Expired Study
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Pittsburgh, Pennsylvania 15213


Purpose:

This study is designed to learn about early brain development in children with Krabbe disease, and to use diffusion tensor imaging as an early diagnostic tool to identify newborns at risk for the disease.


Study summary:

This study is designed to learn about early brain development in children with Krabbe disease and to use diffusion tensor imaging (DTI) as an early diagnostic tool to differentiate children with infantile Krabbe disease from newborns who are disease free but have very low enzyme levels. Additionally, this study will determine how certain structures in the brain will develop over 24 months in children with infantile Krabbe disease and those without disease who have low enzyme levels. This study will also reveal information about the learning and motor development of children, and will help researchers predict outcomes after treatment. Krabbe disease is a rare, childhood neurodegenerative disorder caused by galactocerebrosidase deficiency. It results in rapid demyelination, progressive spasticity, mental deterioration, blindness, deafness, seizures, and death. Based on previously published findings, treatment with unrelated umbilical cord blood transplantation is now standard for Krabbe disease, provided that the treatment occurs within the first weeks of life and before symptoms appear. Once newborns are identified through population screening, there is no objective measure to predict if the baby will develop the most frequent rapidly progressive infantile forms of Krabbe or have a slower juvenile or adult form. Phenotype and genotype correlations are not possible because there are more than 150 mutations that can cause the disease and many polymorphisms in the normal population that affect the enzyme level. There is an urgent clinical need to develop a predictive measure. To date, there are no available tools to classify infants into the infantile versus later forms. New advances in neuroimaging techniques have enabled scientists to quantify changes in brain growth and myelination early in life and before disease symptoms develop. Knowledge from this study will help identify the window of opportunity for early intervention and treatment to prevent severe disability, and may lead to better treatment strategies.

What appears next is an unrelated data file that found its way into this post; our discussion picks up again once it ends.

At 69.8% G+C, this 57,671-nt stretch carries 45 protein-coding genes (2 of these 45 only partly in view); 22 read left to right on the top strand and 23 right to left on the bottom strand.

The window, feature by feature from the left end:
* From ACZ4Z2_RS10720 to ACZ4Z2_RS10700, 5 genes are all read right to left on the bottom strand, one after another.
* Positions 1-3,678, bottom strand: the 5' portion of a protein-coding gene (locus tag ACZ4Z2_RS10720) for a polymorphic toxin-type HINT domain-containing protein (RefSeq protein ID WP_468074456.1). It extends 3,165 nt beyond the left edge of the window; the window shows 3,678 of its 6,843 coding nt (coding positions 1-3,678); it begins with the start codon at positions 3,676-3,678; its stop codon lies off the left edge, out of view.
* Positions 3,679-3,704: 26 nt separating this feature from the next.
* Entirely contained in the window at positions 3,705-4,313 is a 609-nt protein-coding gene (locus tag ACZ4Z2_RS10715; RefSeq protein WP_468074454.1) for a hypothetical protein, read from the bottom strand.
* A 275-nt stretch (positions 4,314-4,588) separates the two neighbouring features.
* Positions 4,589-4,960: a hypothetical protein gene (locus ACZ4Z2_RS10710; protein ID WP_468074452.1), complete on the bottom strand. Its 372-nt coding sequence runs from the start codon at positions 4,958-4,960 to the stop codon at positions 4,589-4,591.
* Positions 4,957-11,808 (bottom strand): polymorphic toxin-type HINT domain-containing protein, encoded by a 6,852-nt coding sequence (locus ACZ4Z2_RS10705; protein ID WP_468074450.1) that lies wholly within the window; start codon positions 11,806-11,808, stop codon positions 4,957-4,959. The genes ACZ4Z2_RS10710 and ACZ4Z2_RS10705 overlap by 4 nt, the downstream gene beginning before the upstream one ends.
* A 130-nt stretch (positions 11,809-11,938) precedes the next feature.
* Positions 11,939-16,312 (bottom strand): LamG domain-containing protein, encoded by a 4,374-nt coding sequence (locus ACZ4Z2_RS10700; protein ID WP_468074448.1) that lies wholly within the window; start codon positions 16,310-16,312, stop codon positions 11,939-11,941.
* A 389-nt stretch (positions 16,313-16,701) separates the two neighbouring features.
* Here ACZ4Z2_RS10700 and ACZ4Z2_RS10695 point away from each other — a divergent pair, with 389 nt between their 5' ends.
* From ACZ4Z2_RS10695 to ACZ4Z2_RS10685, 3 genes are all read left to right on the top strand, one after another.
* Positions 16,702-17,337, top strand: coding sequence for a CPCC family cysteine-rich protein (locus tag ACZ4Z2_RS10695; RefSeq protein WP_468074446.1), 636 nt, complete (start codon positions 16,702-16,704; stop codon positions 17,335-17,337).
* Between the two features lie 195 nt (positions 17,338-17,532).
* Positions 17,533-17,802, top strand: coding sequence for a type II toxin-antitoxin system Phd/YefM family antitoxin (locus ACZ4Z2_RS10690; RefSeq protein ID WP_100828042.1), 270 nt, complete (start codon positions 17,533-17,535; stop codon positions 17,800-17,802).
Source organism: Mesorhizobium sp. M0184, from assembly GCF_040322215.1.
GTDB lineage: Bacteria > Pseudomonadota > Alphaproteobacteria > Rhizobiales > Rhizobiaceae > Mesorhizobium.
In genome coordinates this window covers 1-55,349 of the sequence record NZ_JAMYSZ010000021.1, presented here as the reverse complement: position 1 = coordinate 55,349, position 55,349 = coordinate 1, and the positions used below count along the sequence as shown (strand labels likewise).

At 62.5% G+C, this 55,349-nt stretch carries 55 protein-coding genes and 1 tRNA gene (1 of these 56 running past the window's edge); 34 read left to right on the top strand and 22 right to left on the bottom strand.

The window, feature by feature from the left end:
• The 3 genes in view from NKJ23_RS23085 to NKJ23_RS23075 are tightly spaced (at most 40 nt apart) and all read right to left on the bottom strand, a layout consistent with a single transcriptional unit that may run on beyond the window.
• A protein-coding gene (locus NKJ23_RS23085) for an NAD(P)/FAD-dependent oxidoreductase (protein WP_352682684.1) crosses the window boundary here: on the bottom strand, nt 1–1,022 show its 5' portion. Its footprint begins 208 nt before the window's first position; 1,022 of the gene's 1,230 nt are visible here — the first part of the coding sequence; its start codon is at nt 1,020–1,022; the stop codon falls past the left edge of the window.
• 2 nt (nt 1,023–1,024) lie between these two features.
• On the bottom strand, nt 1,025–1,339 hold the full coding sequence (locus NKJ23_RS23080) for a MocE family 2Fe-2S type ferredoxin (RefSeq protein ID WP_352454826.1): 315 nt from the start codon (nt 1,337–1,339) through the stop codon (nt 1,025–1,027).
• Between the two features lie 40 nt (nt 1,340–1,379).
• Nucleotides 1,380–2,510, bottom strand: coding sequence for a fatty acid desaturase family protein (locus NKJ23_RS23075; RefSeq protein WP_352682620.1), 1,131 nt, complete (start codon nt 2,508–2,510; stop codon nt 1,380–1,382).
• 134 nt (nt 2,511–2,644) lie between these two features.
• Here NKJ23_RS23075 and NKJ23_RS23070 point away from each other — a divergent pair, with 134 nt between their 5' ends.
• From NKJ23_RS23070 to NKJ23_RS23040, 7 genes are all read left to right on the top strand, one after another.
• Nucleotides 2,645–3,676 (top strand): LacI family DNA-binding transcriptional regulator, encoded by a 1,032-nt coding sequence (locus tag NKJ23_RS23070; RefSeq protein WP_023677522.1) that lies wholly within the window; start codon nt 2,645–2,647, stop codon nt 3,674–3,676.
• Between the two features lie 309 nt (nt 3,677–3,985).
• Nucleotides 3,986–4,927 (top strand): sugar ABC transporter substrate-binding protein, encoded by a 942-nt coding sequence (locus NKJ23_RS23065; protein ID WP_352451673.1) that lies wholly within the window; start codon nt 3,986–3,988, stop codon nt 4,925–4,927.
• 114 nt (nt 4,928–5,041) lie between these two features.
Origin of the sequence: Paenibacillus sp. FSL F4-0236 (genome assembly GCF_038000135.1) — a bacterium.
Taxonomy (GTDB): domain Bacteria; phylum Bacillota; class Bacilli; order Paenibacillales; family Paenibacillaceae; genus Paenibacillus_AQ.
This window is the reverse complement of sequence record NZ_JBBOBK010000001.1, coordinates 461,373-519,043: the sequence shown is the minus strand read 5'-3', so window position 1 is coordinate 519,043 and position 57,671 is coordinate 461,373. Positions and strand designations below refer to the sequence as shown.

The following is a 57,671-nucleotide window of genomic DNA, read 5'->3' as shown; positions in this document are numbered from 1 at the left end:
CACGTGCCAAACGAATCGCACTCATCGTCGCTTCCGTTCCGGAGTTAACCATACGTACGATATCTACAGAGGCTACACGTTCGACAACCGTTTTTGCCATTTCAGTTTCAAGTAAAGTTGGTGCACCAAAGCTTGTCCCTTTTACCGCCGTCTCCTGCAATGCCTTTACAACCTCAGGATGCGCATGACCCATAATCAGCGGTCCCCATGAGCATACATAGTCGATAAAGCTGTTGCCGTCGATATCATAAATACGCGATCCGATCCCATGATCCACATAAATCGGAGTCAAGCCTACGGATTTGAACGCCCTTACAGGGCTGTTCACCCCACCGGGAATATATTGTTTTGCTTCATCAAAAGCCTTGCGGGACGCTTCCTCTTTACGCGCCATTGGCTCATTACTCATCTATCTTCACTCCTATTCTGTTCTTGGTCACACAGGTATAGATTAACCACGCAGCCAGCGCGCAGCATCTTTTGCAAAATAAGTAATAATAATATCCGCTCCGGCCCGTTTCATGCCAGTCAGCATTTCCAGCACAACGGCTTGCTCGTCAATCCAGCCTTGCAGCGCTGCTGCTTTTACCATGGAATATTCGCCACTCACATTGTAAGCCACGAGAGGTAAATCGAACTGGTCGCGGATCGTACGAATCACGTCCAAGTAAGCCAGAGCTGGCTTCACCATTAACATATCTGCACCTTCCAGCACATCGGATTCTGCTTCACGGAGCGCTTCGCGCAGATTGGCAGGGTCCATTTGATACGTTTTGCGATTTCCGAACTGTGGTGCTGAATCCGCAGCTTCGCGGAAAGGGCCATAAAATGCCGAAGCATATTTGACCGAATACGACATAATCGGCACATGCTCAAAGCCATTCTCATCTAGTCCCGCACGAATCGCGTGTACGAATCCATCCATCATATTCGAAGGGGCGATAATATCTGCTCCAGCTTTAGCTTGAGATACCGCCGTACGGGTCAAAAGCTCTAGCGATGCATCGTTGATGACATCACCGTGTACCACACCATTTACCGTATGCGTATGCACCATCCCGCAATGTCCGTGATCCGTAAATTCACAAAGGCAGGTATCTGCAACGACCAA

Criteria:

Inclusion Criteria: 1. Positive newborn screening test (low galactocerebrosidase) 2. Infantile Krabbe Disease diagnosed by confirmatory low levels of residual enzyme by Dr. Wenger's Lysosmal Storage Diseases laboratory at Jefferson's Medical College (contracted by New York State) and/or carrier status established because of family history of Krabbe Disease. Patients have to be less than 6 weeks old at the time of the first assessment 3. Children at risk of developing motor disability Exclusion Criteria: 1. Diagnosis or physical signs of known genetic conditions or syndromes, serious medical or neurological conditions affecting growth and development (e.g., seizure disorder, diabetes, congenital heart disease) or sensory impairments such as vision or hearing loss 2. Children who may have suffered serious perinatal brain damage, children with birth weights less than 2000 grams and/or gestational ages of less than 34 weeks, or those with a history of intraventricular hemorrhage 3. Children who may have a contraindication for MRI (pacemaker, vascular stents, metallic ear tubes, other metal implants or braces).


NCT ID:

NCT00787865


Primary Contact:

Principal Investigator
Maria L Escolar, MD, MS
University of Pittsburgh School of Medicine, Children's Hospital of Pittsburgh-UPMC


Backup Contact:

N/A


Location Contact:

Pittsburgh, Pennsylvania 15213
United States



There is no listed contact information for this specific location.

Site Status: N/A


Data Source: ClinicalTrials.gov

Date Processed: October 09, 2019

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